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Maclntyre Mountains in February
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By Burd
From Selinsgrove, PA
Nov 28, 2012

Hey guys looking for some local intel on a trail. I am going to the Loj for week to do some climbing. Go to the Whites every winter but first time in ADK. Half of the group are not climbers and want to do a big hike one day. We have a tough group of hikers with plenty of winter experience. We are looking at going from the Loj, up the valley to Lake Colden, then take the trail up to Boundary Peak, hitting Algonquin and Wright on the way back. I assume by its location to the Loj that the trail from Algonquin down to the Loj should be pretty hammered down, but I am wondering how well traveled the trail up from Lake Colden is in February. Thanks for the help.


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By Mike V.
Nov 28, 2012

The Macs are a ridge of 4 peaks. Wright, Algonquin, Iroquois and Marshall. The trail up from Lake Colden is between Algonquin and Iroquois (and Boundary is between Iroquois and the trail). There is no maintained path between the junction and Iroquois.

In the eastern high peaks snowshoes are required when there is more than 8" of snow on the ground. The trail up from the lake sees some traffic, but is by no means a popular route to the peaks.


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By AThomas
Nov 29, 2012

www.adkforum.com/showthread.php?t=14671

Seems a bit ambitious for one day -- depending especially on the amount of fresh snow at the time.

Are your priorities the lake or certain peaks? Maybe consider heading straight toward Algonquin first. Depending on how fast you're moving, you can do Wright or skip it in the name of time.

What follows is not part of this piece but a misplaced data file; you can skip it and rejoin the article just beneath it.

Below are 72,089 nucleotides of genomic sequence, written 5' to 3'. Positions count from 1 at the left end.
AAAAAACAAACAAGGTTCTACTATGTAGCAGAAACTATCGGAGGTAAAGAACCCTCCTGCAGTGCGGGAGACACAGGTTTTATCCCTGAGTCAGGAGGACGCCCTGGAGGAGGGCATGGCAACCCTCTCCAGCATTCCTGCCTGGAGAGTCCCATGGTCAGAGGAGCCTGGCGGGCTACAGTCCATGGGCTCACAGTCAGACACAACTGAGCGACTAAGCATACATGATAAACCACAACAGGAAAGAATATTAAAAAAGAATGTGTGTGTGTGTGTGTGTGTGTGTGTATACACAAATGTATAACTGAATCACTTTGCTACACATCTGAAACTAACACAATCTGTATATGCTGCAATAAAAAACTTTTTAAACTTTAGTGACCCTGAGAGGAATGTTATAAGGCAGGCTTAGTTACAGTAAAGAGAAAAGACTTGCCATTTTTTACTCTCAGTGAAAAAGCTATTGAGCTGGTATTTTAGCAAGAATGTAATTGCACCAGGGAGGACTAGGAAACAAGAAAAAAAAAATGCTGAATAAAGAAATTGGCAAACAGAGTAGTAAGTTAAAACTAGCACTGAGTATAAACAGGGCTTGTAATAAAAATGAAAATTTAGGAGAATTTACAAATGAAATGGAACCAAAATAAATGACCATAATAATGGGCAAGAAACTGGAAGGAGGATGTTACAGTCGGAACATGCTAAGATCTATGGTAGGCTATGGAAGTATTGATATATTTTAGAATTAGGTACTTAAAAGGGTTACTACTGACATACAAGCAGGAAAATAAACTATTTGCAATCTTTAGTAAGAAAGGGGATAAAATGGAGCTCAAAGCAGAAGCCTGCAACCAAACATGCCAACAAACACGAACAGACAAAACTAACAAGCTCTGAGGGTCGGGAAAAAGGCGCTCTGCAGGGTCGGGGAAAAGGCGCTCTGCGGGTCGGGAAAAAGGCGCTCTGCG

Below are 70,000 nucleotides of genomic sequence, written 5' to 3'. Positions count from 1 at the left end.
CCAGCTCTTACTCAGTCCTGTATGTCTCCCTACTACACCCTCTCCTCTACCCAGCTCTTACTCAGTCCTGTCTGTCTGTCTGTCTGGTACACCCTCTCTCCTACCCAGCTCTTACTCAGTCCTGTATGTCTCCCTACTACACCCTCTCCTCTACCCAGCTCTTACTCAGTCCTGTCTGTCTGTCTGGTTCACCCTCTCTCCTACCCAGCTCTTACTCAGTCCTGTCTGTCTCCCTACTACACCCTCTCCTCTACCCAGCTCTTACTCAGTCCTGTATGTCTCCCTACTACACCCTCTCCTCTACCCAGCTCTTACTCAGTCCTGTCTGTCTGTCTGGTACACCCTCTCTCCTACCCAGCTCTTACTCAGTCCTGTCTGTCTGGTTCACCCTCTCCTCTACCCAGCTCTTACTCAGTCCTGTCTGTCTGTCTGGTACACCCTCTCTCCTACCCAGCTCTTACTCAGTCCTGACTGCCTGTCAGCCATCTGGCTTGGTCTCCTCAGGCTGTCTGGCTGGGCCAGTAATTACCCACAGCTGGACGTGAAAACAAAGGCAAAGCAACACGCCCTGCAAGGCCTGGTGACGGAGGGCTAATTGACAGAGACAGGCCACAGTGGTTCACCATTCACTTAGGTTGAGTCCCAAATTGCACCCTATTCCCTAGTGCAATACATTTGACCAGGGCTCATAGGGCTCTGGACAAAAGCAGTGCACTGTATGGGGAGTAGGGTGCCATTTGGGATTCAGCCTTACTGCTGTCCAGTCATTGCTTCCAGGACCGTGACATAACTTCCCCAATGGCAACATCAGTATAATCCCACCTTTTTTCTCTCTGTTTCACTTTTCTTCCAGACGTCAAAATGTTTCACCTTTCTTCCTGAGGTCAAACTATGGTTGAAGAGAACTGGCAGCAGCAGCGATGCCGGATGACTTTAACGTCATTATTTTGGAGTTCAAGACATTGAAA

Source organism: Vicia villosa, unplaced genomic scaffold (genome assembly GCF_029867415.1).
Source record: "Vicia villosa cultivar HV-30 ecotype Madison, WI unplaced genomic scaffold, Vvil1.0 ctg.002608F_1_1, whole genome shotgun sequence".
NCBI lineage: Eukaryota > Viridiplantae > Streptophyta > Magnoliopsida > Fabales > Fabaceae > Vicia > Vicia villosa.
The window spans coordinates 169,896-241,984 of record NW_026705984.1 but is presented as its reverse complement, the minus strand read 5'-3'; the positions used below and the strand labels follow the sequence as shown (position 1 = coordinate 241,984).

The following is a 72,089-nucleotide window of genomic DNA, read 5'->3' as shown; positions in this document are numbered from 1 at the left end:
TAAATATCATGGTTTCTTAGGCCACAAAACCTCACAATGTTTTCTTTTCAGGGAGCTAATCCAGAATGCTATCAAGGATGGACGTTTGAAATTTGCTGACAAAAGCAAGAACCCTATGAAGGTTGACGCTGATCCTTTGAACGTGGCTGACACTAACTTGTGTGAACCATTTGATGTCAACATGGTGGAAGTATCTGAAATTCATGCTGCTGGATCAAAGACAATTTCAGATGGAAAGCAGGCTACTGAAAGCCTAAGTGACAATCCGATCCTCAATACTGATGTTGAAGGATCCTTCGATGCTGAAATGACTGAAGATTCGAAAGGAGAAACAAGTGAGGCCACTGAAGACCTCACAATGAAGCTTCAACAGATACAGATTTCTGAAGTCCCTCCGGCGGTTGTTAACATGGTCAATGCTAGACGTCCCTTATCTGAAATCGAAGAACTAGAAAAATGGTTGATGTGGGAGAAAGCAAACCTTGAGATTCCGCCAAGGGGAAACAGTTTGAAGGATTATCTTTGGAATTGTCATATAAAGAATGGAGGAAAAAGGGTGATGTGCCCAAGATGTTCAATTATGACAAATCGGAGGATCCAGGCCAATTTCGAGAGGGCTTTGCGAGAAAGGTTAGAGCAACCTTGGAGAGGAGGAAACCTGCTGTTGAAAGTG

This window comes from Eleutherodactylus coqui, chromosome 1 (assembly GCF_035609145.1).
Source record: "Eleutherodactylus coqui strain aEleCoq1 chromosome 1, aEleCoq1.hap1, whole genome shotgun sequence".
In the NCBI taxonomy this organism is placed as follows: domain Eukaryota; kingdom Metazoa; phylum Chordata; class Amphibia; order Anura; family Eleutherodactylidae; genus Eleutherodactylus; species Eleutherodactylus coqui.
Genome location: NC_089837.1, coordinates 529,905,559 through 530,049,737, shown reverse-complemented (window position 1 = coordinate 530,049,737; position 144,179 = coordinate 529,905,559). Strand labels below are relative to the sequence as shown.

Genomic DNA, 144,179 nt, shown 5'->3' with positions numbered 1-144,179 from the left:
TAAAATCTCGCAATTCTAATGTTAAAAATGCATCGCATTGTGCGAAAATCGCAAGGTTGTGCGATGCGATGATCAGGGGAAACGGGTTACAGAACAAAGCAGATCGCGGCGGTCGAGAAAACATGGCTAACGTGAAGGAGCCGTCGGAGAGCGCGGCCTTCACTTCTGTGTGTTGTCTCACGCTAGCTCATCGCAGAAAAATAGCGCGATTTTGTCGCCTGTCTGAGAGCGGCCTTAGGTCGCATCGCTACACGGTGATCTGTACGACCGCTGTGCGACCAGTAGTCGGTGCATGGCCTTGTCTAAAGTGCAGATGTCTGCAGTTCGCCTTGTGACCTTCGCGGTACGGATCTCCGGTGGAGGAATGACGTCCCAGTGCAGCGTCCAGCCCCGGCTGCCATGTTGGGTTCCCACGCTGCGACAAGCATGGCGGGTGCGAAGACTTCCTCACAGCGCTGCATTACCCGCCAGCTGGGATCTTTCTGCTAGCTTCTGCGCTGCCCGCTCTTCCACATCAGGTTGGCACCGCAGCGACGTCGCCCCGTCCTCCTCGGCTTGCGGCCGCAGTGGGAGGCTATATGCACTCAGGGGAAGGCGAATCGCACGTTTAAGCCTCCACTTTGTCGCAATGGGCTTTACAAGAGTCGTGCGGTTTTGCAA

Hit Algonquin, then you have several choices: a) turn back if it's been a really slow day (maybe go to Wright if you skipped it), b) go on to Boundary, with the option of Iroquois, c) head to Lake Colden. As I understand it, at any point before Lake Colden you could have the option of turning back the way you came, though you'd have to go back up Algonquin first.

(Edit: Post #13 at the link above suggests the same kind of thing and estimates some times.)

I say bring your camping gear and do them all.


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By AThomas
Nov 29, 2012

P.S. Wouldn't it be a shame to go near Colden and skip the Trap Dike? :-P


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By Auto-X Fil
From NEPA and Upper Jay, NY
Nov 29, 2012

Adam Thomas wrote:
P.S. Wouldn't it be a shame to go near Colden and skip the Trap Dike? :-P



He said they are hikers, not climbers.

Burd - that is a long loop. You need to be more than tough to bang that out in a day - you need to be fast. If running in snowshoes and hiking after dark aren't your bag, maybe skip Iroquois/Boundary. Just getting Algonquin in February is a pretty solid day if things are deep. If the trails are very well-packed and you can use trail runners and microspikes and leave the snowshoes on the packs, go ahead and try for the whole thing. Just be ready to skip Wright on the way out if you're running behind.